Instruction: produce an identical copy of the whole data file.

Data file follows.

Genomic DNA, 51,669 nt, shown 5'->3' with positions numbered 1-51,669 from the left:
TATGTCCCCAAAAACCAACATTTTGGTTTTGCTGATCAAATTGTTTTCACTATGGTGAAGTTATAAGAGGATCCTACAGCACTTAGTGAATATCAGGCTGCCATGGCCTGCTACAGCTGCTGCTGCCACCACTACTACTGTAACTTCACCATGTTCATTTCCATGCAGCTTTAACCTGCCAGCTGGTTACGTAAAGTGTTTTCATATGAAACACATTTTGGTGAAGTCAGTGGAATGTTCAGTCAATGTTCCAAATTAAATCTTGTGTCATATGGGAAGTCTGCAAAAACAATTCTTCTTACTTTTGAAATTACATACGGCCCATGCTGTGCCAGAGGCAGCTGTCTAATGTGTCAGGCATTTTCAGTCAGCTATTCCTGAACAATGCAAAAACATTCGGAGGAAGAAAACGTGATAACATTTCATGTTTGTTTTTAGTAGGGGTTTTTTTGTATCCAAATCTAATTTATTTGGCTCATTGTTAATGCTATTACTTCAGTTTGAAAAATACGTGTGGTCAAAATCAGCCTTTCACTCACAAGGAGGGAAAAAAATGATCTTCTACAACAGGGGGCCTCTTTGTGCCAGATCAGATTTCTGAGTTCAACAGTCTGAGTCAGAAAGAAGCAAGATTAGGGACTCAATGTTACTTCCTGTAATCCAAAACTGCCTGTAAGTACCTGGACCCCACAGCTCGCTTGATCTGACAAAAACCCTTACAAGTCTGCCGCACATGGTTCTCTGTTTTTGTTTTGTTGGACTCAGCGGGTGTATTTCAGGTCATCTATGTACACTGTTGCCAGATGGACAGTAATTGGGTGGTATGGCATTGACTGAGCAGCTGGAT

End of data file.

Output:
Genomic DNA, 51,669 nt, shown 5'->3' with positions numbered 1-51,669 from the left:
TATGTCCCCAAAAACCAACATTTTGGTTTTGCTGATCAAATTGTTTTCACTATGGTGAAGTTATAAGAGGATCCTACAGCACTTAGTGAATATCAGGCTGCCATGGCCTGCTACAGCTGCTGCTGCCACCACTACTACTGTAACTTCACCATGTTCATTTCCATGCAGCTTTAACCTGCCAGCTGGTTACGTAAAGTGTTTTCATATGAAACACATTTTGGTGAAGTCAGTGGAATGTTCAGTCAATGTTCCAAATTAAATCTTGTGTCATATGGGAAGTCTGCAAAAACAATTCTTCTTACTTTTGAAATTACATACGGCCCATGCTGTGCCAGAGGCAGCTGTCTAATGTGTCAGGCATTTTCAGTCAGCTATTCCTGAACAATGCAAAAACATTCGGAGGAAGAAAACGTGATAACATTTCATGTTTGTTTTTAGTAGGGGTTTTTTTGTATCCAAATCTAATTTATTTGGCTCATTGTTAATGCTATTACTTCAGTTTGAAAAATACGTGTGGTCAAAATCAGCCTTTCACTCACAAGGAGGGAAAAAAATGATCTTCTACAACAGGGGGCCTCTTTGTGCCAGATCAGATTTCTGAGTTCAACAGTCTGAGTCAGAAAGAAGCAAGATTAGGGACTCAATGTTACTTCCTGTAATCCAAAACTGCCTGTAAGTACCTGGACCCCACAGCTCGCTTGATCTGACAAAAACCCTTACAAGTCTGCCGCACATGGTTCTCTGTTTTTGTTTTGTTGGACTCAGCGGGTGTATTTCAGGTCATCTATGTACACTGTTGCCAGATGGACAGTAATTGGGTGGTATGGCATTGACTGAGCAGCTGGAT